I stored all my vacuum packed goodies in the fridge, filled my SousVide Supreme with water, and set the temperature to 125 F. Then, I stumbled to my bedroom and got some sleep.

When I woke up at 5:00 p.m., I prepped some veggies (carrots, butternut squash, and onions) for roasting and popped them in the oven (400 F convection roast).

About 25 minutes later, I dumped the salmon fillet packets into my preheated SousVide Supreme and set the timer for 20 minutes.

Then, I washed a bunch of chard and beet greens and sautéed them with thinly sliced shallots in some melted lard.

When the salmon was finished cooking, so were the roasted veggies (~45 minutes total).

 

Here’s my dinner plate:

After I removed the salmon from the SousVide Supreme, I cranked up the heat to 130 F and I plopped in the top sirloin steak I’d vacuum sealed in the morning. I’m going to let the steak bathe in the hot water for 24 hours and then sear it off for dinner tomorrow.

While I practiced some deadlifts in the garage, Fitbomb helped pack my meals for work.

And then I set off into the night. (Sounds more exciting when I put it that way, doesn’t it?)

I was hungry a few hours later (at 10:30 p.m.) so I snacked on the macadamia nuts and a small container of sauerkraut (not the whole jar).

Sounds like a wack snack combination, but that’s what I ate.

Hacking Your Own Sous Vide Machine

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It’s no secret that I love my SousVide Supreme.

It’s perfect for daily meal planning, emergency meals, and prepping lots of protein when I’m throwing a party. As long as you know the final serving temperature and the minimum cooking time for the item your making, you’re golden. Just fill it with agua, set the temperature, dump in your vacuum-sealed food, and forget it. The machine has such a large capacity that you can cook lots of meat which you can freeze for many months or refrigerate for up to a week. It’s perfect for those of us who crave good eats but can’t afford to slave over a hot stove every night. Using a water oven has completely revolutionized the way I cook, and I’m constantly extolling its virtues to whoever will listen.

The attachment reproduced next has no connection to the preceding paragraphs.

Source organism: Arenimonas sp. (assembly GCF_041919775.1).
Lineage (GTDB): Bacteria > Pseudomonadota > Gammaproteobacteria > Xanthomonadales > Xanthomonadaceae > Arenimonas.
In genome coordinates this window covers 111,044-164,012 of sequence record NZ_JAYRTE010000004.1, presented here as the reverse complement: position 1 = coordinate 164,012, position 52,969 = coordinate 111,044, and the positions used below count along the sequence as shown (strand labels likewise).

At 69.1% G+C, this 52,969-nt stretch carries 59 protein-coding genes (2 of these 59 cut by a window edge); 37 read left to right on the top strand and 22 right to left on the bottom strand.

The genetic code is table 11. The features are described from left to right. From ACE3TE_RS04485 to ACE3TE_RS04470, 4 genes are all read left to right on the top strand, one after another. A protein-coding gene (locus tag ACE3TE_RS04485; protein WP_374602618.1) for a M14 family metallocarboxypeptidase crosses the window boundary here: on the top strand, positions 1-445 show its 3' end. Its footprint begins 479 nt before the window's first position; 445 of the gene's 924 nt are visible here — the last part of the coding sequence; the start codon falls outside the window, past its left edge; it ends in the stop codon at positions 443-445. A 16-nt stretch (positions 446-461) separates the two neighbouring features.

And it’s not just ‘cause I’m a windbag.

Unfortunately, sous vide machinery can cost mucho dinero: thousands for commercial-grade and hundreds for home-use models (e.g. SousVideMagic and SousVide Supreme — even the smaller SousVide Supreme Demi ain’t exactly cheap). However, if you’re a 21st century MacGyver, you can MAKE your own sous vide contraptions!

Make Magazine just posted in-depth, step-by-step instructions on how to construct your own sous vide immersion cooker. This project costs only about $75 and after 5-6 hours of tinkering, you end up with a nifty

portable device that heats and circulates water while maintaining a temperature accurate within 0.1°C. And unlike the SousVide Supreme, it mounts easily onto larger containers, up to about 15 gallons, for greater cooking capacity.

Since I’m not mechanically inclined, I’d never attempt a DIY sous vide machine. I’d rather plunk down the dough than risk electrocution (me + water + electricity = quick, horrific death and bad hair). But for all you engineers out there, game on!

Seventy-five bucks still too steep? The cheapest DIY sous vide apparatus is the beer cooler get-up described on the Serious Eats website back in April.

For about $25, you can transform a lowly plastic beer cooler into your very own reliable water bath!!! Why the three exclamation points? ‘Cause this is a very big deal: With this cheapo hack, your cooking results are INDISTINGUISHABLE from those you’d get when cooking with a SousVide Supreme or other pricey water bath gear. Yes, you’ll have to more frequently monitor your food during the cooking process, but at least you won’t run the risk of accidentally electrocuting yourself to death. 

(Lifehacker has an even better method on how to rejigger a beer cooler into a sous vide cooker. Click here for instructions.)

What? You don’t want to shell out for a vacuum sealer, either? Quit yer whining! You don’t need one if you use the Ziploc water displacement method shown in Douglas Baldwin's video.

So what are you waiting for? Get your sous vide on!